•Charlotte Caledonian Pipe Band in 1979

Q. Have you ever played in a pipe band?

Yes. I played with the Charlotte Caledonian Pipe Band in Charlotte, NC, from 1979 until 1990 when the band broke up. During some of those years, my teenage daughter played in the drum corps. Since that time, I have concentrated on playing solo competitions – Grade 2 and over 50 here in the EUSPBA.

•Charlotte Caledonian Pipe Band in 1990

Q. What music are you currently listening to?

Every week I listen to The Piping Hour from KKRN.org. It’s a great show presented by Dr. Steven Rooklidge. It features both piping and Gaelic song and generally starts and finishes with a piobaireachd. And, since the demise of Pipeline on the BBC, I have been listening to Gary West’s Enjoy Your Piping weekly podcast – a great show. And I do still listen to Piping Sounds on the BBC from time to time.

Q. What is the best piping experience you have ever had?

Attending the 1999 World Pipe Band Championship on Glasgow Green has to rank way up there. I will never forget hearing Shotts that day on Glasgow Green. I had never heard those kind of dynamics in a band performance before. I was blown away. However, as we all know, they placed second to SFU. To me, it was simply stunning to hear that kind of playing and learn that it was second best. Nor will I ever forget how hard it rained, either!

•Joe at Lochbuie Castle, Scotland in 1999

Q. What’s your most memorable performance you’ve taken part in, either band or solo?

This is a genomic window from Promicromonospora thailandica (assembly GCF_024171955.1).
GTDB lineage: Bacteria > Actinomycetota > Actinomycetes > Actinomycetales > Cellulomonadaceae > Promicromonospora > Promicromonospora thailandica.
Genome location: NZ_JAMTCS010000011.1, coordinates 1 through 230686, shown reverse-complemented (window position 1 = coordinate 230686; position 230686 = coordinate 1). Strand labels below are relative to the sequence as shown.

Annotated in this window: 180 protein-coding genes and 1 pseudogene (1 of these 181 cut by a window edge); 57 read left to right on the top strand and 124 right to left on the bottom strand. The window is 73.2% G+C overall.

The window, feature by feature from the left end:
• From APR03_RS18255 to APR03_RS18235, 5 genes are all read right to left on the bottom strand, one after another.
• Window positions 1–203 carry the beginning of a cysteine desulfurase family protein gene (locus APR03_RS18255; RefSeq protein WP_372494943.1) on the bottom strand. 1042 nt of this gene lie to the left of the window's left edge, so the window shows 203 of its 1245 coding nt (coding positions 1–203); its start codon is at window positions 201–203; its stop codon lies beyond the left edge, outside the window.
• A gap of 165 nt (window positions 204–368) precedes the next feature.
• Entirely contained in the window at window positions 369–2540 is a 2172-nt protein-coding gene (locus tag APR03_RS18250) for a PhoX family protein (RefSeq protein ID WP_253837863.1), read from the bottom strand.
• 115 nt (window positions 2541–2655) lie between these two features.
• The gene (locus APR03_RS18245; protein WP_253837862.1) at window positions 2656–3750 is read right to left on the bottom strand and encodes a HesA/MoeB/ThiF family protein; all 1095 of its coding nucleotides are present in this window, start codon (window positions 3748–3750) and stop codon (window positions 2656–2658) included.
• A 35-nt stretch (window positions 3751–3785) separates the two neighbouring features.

In 1988, at the Stone Mountain Scottish Games in Atlanta, GA, I was playing in the Grade 2 Piobaireachd event. I hadn’t been in Grade 2 very long at that point and there was a large number of players entered. Mike Cusack was the judge that day and I was the last to play; it was late in the day. I was given first place. It was the very nice comments that I received from Mike in the car park that made it so memorable. I don’t remember his exact words but coming from a Gold Medallist it surely made my day.

Q. What are your piping goals for the future?

I want to be able to keep playing, have some moderate success, and keep on enjoying the music.

Q. If someone was considering joining the CLASP, what advice would you give them.

I would say “go for it”. It’s a well-run organisation offering lots of opportunities for development. I would love to be able to come back to Scotland to play in some of the “in-person” contests… maybe some day.

Q. What pipes do you play and what is your set up of reeds and moisture control. Why do you prefer that set up?

Currently I am playing Kintail drones made in 1997, a Canmore Hybrid bag with a simple tube water trap. The chanter is an R.G. Hardie Infinity (Blackwood). I play Kinnaird Edge carbon fiber drone reeds and Chris Apps chanter reeds. I came along during the days of sheepskin bags, Airtight Seasoning and cane drone reeds.  I spent more time fiddling with stuff than I did playing. And, let’s not forget that a sheepskin bag in this day costs more than I paid for my first Gillanders & McLeod bagpipe.

•Joe fishing for brook trout

Q. Apart from piping, do you have other interesting parts of your life that you would like to share with the bagpipe.news readers?

Well – as I said in my first answer, I’m still an avid quail and pheasant hunter. I have a friend in North Carolina who has a large farm that he manages to provide good habitat for upland birds. I hunt with him several times each year. I fish for trout in western North Carolina in some of the same streams where my dad and my uncles taught me to fish. I still love football – the American kind – I played when I was in school as a boy and I love to watch it. When I was just a teenager, I got interested in Amateur Radio. I have held an Amateur Operator’s license for over 50 years.  It led me to a long and happy career with a global communications company and now helps to pass the time when I can’t get outdoors.

•Joe at his radio desk